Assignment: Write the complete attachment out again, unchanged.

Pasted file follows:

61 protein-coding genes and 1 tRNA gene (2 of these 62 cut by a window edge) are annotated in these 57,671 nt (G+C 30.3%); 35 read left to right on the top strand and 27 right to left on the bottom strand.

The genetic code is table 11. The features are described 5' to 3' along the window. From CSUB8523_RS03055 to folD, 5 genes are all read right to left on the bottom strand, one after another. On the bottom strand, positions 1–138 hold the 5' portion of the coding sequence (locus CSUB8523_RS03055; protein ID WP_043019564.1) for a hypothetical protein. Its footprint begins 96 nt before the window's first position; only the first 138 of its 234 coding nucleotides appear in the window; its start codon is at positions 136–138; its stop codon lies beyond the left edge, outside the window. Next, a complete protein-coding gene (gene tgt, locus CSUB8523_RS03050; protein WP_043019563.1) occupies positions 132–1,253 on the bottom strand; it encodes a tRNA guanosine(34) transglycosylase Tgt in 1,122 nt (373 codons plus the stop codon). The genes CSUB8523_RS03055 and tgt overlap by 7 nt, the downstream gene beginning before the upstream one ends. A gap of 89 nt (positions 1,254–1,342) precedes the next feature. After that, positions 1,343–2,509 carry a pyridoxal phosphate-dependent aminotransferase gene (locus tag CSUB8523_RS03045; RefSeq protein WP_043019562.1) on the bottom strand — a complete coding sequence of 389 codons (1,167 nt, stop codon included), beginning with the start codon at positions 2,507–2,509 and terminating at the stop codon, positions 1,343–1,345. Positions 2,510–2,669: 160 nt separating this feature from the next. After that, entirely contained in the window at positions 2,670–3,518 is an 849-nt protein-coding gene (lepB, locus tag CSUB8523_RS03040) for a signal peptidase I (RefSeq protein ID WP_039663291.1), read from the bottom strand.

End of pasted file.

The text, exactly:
61 protein-coding genes and 1 tRNA gene (2 of these 62 cut by a window edge) are annotated in these 57,671 nt (G+C 30.3%); 35 read left to right on the top strand and 27 right to left on the bottom strand.

The genetic code is table 11. The features are described 5' to 3' along the window. From CSUB8523_RS03055 to folD, 5 genes are all read right to left on the bottom strand, one after another. On the bottom strand, positions 1–138 hold the 5' portion of the coding sequence (locus CSUB8523_RS03055; protein ID WP_043019564.1) for a hypothetical protein. Its footprint begins 96 nt before the window's first position; only the first 138 of its 234 coding nucleotides appear in the window; its start codon is at positions 136–138; its stop codon lies beyond the left edge, outside the window. Next, a complete protein-coding gene (gene tgt, locus CSUB8523_RS03050; protein WP_043019563.1) occupies positions 132–1,253 on the bottom strand; it encodes a tRNA guanosine(34) transglycosylase Tgt in 1,122 nt (373 codons plus the stop codon). The genes CSUB8523_RS03055 and tgt overlap by 7 nt, the downstream gene beginning before the upstream one ends. A gap of 89 nt (positions 1,254–1,342) precedes the next feature. After that, positions 1,343–2,509 carry a pyridoxal phosphate-dependent aminotransferase gene (locus tag CSUB8523_RS03045; RefSeq protein WP_043019562.1) on the bottom strand — a complete coding sequence of 389 codons (1,167 nt, stop codon included), beginning with the start codon at positions 2,507–2,509 and terminating at the stop codon, positions 1,343–1,345. Positions 2,510–2,669: 160 nt separating this feature from the next. After that, entirely contained in the window at positions 2,670–3,518 is an 849-nt protein-coding gene (lepB, locus tag CSUB8523_RS03040) for a signal peptidase I (RefSeq protein ID WP_039663291.1), read from the bottom strand.